This and that for your Sunday reading.

- The Economist discusses research by Miles Corak and others on intergenerational inequality. And interestingly, other studies seem to suggest Corak has actually underestimated the barriers to social mobility: THE “Great Gatsby curve” is the name Alan Krueger, an economic adviser to Barack Obama, gave to the relationship between income inequality and social mobility across the generations. Mr Krueger used the phrase in a 2012 speech to describe the work of Miles Corak of the University of Ottawa, who has shown that more unequal economies tend to have less fluid societies. Mr Corak (Read more…)

Accidental Deliberations: Sunday Afternoon Links

This and that to end your weekend.

- Daniel Goleman writes about the role of wealth in undermining empathy: (I)n general, we focus the most on those we value most. While the wealthy can hire help, those with few material assets are more likely to value their social assets: like the neighbor who will keep an eye on your child from the time she gets home from school until the time you get home from work. The financial difference ends up creating a behavioral difference. Poor people are better attuned to interpersonal relations — with those of the same strata, (Read more…)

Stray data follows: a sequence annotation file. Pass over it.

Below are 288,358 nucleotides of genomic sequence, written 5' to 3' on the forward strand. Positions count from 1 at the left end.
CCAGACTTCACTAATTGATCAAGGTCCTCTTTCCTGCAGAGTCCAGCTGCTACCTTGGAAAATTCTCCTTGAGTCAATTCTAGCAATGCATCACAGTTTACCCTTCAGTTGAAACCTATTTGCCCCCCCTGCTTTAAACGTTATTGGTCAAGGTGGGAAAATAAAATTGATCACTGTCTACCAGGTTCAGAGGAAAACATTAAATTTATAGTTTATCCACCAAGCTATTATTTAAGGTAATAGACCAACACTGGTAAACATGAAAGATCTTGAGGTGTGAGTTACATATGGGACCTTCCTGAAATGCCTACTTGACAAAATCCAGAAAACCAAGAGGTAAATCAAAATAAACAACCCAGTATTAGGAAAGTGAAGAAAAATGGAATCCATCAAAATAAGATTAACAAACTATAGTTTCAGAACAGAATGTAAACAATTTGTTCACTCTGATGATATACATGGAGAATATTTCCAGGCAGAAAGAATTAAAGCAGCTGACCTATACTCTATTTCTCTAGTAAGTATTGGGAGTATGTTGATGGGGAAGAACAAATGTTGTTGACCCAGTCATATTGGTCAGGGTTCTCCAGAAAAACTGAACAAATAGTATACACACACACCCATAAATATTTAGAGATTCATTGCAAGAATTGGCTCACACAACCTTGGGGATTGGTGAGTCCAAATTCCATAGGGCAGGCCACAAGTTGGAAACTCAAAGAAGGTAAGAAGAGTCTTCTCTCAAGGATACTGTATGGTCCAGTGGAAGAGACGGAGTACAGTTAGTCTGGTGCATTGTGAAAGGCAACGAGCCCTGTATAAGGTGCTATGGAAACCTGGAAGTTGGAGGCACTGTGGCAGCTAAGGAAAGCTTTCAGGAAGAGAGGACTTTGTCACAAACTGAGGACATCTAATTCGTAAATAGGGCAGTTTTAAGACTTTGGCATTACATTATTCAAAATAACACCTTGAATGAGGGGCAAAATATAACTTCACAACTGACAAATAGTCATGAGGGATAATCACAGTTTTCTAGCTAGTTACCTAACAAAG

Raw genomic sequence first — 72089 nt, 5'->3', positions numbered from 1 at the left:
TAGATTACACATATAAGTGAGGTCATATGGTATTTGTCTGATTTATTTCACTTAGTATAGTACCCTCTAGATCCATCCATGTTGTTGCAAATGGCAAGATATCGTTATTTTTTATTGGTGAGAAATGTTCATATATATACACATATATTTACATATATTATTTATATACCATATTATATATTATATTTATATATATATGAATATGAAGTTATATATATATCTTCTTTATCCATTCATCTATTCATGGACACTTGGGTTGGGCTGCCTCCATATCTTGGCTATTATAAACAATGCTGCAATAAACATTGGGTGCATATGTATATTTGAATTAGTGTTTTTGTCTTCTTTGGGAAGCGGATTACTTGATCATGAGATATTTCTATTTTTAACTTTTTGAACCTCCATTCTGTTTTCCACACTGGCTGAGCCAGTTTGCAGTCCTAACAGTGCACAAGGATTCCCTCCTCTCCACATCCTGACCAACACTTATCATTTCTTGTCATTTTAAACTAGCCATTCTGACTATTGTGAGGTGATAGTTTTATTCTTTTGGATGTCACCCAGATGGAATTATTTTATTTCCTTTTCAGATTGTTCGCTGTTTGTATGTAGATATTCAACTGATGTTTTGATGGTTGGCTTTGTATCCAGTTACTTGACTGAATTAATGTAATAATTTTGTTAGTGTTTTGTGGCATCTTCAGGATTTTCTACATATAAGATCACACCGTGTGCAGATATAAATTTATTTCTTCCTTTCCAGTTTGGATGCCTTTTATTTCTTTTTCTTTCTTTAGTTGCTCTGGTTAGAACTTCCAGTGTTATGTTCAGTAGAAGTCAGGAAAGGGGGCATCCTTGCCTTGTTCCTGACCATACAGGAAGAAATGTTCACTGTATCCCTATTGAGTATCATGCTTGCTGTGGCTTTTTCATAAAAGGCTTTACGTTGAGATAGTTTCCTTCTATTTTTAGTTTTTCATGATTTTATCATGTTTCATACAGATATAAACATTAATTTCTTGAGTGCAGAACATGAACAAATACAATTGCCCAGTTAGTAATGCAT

Accidental Deliberations: Tuesday Morning Links

This and that for your Tuesday reading.

- Paul Kershaw highlights what’s most needed to support Canada’s younger generations: Even with all this personal adaptation, most in Gen X and Y can’t work their way out of the time and income squeeze when they start families. Since two earners bring home little more today than what one breadwinner often did in the 1970s, we’ve gone from 40 hour work weeks to closer to 80 hours. The result? Generations raising young kids are squeezed for time at home. They are squeezed for income because housing prices are nearly double, even though (Read more…)

Accidental Deliberations: Friday Morning Links

Assorted content for your Friday reading.